Here we go again

Has the Ford Focus really been around for twenty three years? I was quite grumpy and quite old when it was launched, now I’m grumpier and older and think that the original car has aged rather better than I have.

Taking over from the final, and pathologically timid Escort, it’s hard to remember now just how modern and fresh the Focus looked in 1998 and what a game changer it was. Slightly daft dashboard aside, it was a great piece of industrial design and it drove really well too. I remember blatting round the lanes near Ford’s then Brentwood headquarters in Essex, driving a middle specification rep-friendly five door, enjoying the way the fully independent rear suspension helped to guide it round corners. It looked radical, worked well and sold massively.

 None of the subsequent Focuses (should that be ‘Foci?’) have been duds, but the Mk2 looked boring, the Mk3 resembled a Fiesta in need of a diet, and the current one has a vague whiff of old model BMW 1 Series about it. Although it’s perfectly inoffensive to look at, the spark or originality has been lost. It’s got bigger and blander.

I have mixed feelings about cars that ape long gone originals, but think it’s a pity Ford didn’t reference the first Focus somewhere in the current car’s styling (tail lamps in the C-pillars anyone?).

Volkswagen has done this with varying degrees of success with the Golf, but I still reckon the 1974 original has a timelessness that its successors lacked. Some have been positively frumpy and the current edition’s front end appears to have been inspired by a 1970s Hoover upright vacuum cleaner. Like the Focus, the Golf’s glory days are probably behind it, as their makers launch differently branded electric models, but even VW’s ID.3 electric five door with its thick C-pillar and short overhangs has a familiar profile. It may represent the future, but its shape is still a homage to a world of flared trousers, bad beer and smoking on public transport (note to younger readers: these things had their epoch when the first Golf was launched in the 1970s).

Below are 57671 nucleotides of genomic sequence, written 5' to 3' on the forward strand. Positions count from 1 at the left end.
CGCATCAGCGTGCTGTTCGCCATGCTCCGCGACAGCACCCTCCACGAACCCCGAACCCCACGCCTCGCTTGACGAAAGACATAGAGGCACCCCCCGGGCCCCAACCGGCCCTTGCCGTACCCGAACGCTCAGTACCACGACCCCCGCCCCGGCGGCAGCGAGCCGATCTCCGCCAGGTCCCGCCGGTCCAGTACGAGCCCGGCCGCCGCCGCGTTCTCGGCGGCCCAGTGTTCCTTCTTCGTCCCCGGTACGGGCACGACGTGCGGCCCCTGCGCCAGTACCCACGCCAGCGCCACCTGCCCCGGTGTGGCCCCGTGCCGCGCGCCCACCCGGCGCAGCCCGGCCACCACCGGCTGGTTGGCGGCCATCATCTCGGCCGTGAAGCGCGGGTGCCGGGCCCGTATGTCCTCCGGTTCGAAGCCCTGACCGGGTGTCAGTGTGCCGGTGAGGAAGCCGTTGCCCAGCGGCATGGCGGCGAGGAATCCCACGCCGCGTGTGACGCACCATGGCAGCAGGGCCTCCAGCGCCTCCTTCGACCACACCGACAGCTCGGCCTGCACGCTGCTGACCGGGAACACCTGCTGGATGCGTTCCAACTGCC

So perversely, although I’d like to see some of the Mk1 Focus’s styling in the current one, I’d welcome an ID.3 that looked a little less familiar. Perhaps this is because both paths would give these cars a modernity that they perhaps lack.

The Issigonis-designed Mini (circa 1959) was a masterclass in rational design, brilliant packaging and bloody minded elements that reflected the personality of its famously grumpy creator. That it looked cute was a happy accident. Had it resembled a coal bunker, designer Alec Issigonis would have stuck with it, having said in old age that he knew better than the public what they actually wanted, and that market research was “bunk”. BMW long ago binned the original’s mix of compactness and space efficiency for a range of frankly rather bloated looking cars with mixed ability for interior packaging, whose visual template is now sixty two years old. Doubtless history is on BMW’s side, because the reconstituted Mini has been a massive commercial success, but whenever I see a modern MINI, I find myself thinking: ‘couldn’t they do something else as well?’

Many years ago Rover showed some motor show design exercises for Mini city cars. They had one box bodies, underfloor engines and egg-like silhouettes, still looked like Minis but they also looked genuinely new. Perhaps as electrification brings new packaging ideas, the company’s designers will use them to do something really fresh, rather than come up with another recalibration of ideas that have been around for decades.

Of course, if they do that the car buying public, which knows what it likes and often likes more of the same, might baulk at buying the new designs. That makes me quite grumpy too.

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